Choosing a Linux distro is hard - especially as there are literally thousands available, ranging from uber professional offerings such as Ubuntu, to distros strung together for personal use using bits of old string and sealing wax (or Linux from Scratch and Cubic). While Ubuntu is the traditional first stop for beginners, here are four other Linux distros which are worth your time.
Kali was specifically designed with security research in mind - this means penetration testing, malware mongering, and deploying exploits to take control of someone else's PC, phone, or network connected toaster.
A distro is largely defined by the tools with which it ships, and as you'd imagine, Kali comes fully loaded with an awesome array of packages designed for mischief. These are sensibly organised into categories which are easily accessed from the menu system, and cover everything from gathering information on a target to creating payloads and hiding your tracks. If you're wearing a white hat, you'll find the forensic tools suite especially useful.
Kali Linux is a Debian-based distro, and employs a heavily themed XFCE4 desktop environment. If mythical creatures are your thing, you'll be delighted with the array of dragon-themed wallpapers.
Kali will run on almost any hardware including Raspberry Pi, WSL, as a live USB, in a docker container, as a vagrant image, as a ready-to-go app on various cloud providers, or even on certain mobile phones.
Kali Documentation is extensive and extremely well laid out, and if you run into a problem, there are hundreds of YouTube videos which can help.
If you want to use Kali Linux while disguising your nefarious activities, the Kali Undercover theming scripts can make your desktop look just like Windows 10!
Tiling Window Managers (TWMs) are good looking, keyboard-driven alternatives to full desktop environments, but setting them up is time consuming and difficult for some users. Regolith Linux is an i3 centred distro, which is backed by GNOME session manager. It's ready-to-use as soon as you boot your system and comes with sensible defaults, and a pinned Conky to help you with the keyboard shortcuts.
Regolith is based on Ubuntu, meaning that you benefit from the enormous user knowledge base, and vast array of software in the default repositories.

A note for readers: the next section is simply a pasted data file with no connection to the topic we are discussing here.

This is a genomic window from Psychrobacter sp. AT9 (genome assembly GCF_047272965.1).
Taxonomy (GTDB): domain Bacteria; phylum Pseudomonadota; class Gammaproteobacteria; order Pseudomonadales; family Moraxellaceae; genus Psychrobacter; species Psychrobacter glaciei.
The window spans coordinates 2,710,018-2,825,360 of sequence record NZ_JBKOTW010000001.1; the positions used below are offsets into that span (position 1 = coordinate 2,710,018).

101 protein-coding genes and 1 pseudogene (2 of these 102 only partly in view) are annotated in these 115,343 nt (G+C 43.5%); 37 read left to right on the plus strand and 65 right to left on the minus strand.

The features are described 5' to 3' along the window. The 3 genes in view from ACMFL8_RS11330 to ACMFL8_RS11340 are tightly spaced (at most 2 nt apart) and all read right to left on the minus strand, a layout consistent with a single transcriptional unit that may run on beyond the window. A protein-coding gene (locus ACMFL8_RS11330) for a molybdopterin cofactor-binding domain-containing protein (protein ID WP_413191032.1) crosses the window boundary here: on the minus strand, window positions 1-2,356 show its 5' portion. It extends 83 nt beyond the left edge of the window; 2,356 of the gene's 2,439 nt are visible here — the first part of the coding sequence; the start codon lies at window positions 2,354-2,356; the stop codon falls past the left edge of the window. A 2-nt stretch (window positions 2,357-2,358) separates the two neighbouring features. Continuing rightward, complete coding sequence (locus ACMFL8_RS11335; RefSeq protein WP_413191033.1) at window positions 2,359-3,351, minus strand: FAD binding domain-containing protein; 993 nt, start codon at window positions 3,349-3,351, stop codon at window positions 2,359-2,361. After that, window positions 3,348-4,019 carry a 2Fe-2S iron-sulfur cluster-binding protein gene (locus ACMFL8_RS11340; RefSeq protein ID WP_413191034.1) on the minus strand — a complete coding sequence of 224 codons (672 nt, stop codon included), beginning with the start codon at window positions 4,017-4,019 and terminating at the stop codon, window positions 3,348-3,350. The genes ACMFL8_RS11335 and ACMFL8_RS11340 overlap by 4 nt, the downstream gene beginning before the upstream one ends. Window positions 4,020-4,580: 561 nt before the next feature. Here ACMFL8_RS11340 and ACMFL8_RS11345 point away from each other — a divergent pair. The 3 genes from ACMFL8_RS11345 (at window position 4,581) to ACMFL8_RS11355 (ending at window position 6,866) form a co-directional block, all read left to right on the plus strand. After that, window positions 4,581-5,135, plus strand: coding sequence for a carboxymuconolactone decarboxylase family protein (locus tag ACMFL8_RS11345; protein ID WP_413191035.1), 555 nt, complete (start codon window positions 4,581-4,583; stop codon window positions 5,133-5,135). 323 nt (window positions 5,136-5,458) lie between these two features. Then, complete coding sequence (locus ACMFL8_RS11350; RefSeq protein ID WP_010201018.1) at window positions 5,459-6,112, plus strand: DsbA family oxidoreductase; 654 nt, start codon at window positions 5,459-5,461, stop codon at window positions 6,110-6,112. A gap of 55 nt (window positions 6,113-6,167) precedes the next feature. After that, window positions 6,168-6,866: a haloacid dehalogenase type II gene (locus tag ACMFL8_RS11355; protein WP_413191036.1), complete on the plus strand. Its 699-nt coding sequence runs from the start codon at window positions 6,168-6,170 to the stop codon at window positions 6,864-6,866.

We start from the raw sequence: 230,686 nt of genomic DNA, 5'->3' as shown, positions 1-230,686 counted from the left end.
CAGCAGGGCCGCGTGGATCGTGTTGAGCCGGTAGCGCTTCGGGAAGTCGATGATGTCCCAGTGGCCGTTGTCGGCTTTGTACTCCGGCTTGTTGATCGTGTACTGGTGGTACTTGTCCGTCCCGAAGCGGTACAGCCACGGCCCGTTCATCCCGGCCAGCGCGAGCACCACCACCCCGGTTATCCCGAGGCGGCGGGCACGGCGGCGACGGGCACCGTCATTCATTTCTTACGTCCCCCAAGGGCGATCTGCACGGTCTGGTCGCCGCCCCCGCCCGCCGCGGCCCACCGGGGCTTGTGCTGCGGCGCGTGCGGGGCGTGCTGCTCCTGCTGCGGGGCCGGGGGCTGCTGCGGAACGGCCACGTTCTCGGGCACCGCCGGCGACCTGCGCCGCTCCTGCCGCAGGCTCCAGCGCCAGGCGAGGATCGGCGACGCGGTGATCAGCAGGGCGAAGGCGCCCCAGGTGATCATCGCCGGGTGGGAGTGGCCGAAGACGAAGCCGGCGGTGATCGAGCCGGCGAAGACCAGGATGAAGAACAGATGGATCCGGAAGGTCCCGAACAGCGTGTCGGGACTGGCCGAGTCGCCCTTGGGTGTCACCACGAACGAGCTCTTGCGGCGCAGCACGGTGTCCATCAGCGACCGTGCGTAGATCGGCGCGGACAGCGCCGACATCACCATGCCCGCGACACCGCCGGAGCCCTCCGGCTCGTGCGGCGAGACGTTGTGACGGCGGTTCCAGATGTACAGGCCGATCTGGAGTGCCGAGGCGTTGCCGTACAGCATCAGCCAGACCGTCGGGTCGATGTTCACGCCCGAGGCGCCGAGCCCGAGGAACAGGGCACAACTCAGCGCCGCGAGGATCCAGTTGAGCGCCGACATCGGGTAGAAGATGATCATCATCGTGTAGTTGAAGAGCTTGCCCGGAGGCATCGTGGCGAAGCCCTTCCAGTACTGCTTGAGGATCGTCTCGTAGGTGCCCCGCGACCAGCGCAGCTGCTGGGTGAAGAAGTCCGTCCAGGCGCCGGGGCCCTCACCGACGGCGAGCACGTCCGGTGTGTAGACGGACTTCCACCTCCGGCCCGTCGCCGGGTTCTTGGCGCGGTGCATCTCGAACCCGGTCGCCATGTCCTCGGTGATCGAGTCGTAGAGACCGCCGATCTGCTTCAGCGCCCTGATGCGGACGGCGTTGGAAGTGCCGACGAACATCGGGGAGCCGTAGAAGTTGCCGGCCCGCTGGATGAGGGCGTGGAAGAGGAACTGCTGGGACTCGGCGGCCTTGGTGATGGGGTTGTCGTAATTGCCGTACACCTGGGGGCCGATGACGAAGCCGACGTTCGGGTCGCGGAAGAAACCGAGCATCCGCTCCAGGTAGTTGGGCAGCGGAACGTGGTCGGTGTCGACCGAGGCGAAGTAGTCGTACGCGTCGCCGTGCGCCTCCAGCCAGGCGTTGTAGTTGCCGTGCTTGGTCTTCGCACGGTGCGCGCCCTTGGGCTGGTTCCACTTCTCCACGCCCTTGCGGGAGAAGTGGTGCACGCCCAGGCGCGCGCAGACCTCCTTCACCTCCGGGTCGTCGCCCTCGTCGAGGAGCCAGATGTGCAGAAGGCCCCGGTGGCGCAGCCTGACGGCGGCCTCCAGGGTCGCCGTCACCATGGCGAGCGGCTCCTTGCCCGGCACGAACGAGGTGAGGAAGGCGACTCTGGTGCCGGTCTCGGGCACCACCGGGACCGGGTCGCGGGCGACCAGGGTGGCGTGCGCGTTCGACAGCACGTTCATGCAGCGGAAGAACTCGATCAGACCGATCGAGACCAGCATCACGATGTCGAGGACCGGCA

Regolith ships with the Rofi launcher, but you can easily edit the configuration files to specify drun if you prefer. The GNOME integration is more than skin deep, and you'll have access to the GNOME settings manager, which makes it easy to configure power profiles, connectivity, and more. While the learning curve can be quite steep, Regolith documentation covers just about any situation you can think of.
Regolith made the jump from version 1.6 to 2.0 in late 2022, and development continues apace, with the current version sitting at 2.2, with further advances expected later in 2023.
To call KDE Neon a good looking distro would be an understatement. Everything about it screams considered design choices made to make your desktop look as good as possible. From the selection of included wallpapers to the subtle animations, KDE Neon is an exemplar of good taste, which manages to showcase its fabulous good looks without showing off. You'll find the KDE Neon experience free of clutter and thematically perfect. You can easily switch between the inbuilt system-wide light, dark, and twilight themes from a single and simple settings page.
KDE Neon is built on a solid Ubuntu 22.04 base, along with KDE Plasma 5.25 and a range of software made by the KDE community. A KDE project rather than an official Ubuntu flavour, Neon can install and update packages from the Ubuntu repositories as well as KDE specific ones.
Software-wise you'll find the usual KDE developed suspects, alongside stalwarts such as FireFox for web browsing. There's surprisingly little bloat, and you're free to install your own software either via APT in the terminal or through the GUI-driven KDE Discover app.
Due to the heavy focus on graphics, KDE Neon is more suitable for a reasonably modern system with plenty of available RAM, and a decent graphics card.
Manjaro Linux is a rock solid Arch-based distro for people who want a user-friendly system that's easy to get along with, and with an active and supportive community ecosystem,
Choose Manjaro and you get a choice of Xfce, GNOME, and KDE Plasma desktop environments, plus community built and maintained spins, which come with DEs for Budgie, Cinnamon, and Mate, as well as the i3 and Sway window managers. During the install process, you'll also get the choice of whether to use proprietary or open source drivers.
Manjaro is a mid-weight distro which is simple and straightforward to use, and which will run happily on x64 and Arm hardware. One of Arch's best features is the Arch User Repository (AUR), which is home to a huge variety of software that isn't available in the default repositories, and you'll probably install most of your Manjaro software from the AUR. In addition to Arch's Pacman installer, Manjaro comes with the much friendlier GUI-driven Pamac, and has built-in FlatPak support for secure and sandboxed apps.
There's a Linux distro for everyone
These four Linux distros are a small sample of the total available, as it would be exhausting to list every single Linux distro on a single page. Make sure to think about what you want your distro to do, and how you want it to act and look before making a decision. Remember, before you commit, you can always try out a Linux distro using a live USB or in a virtual machine.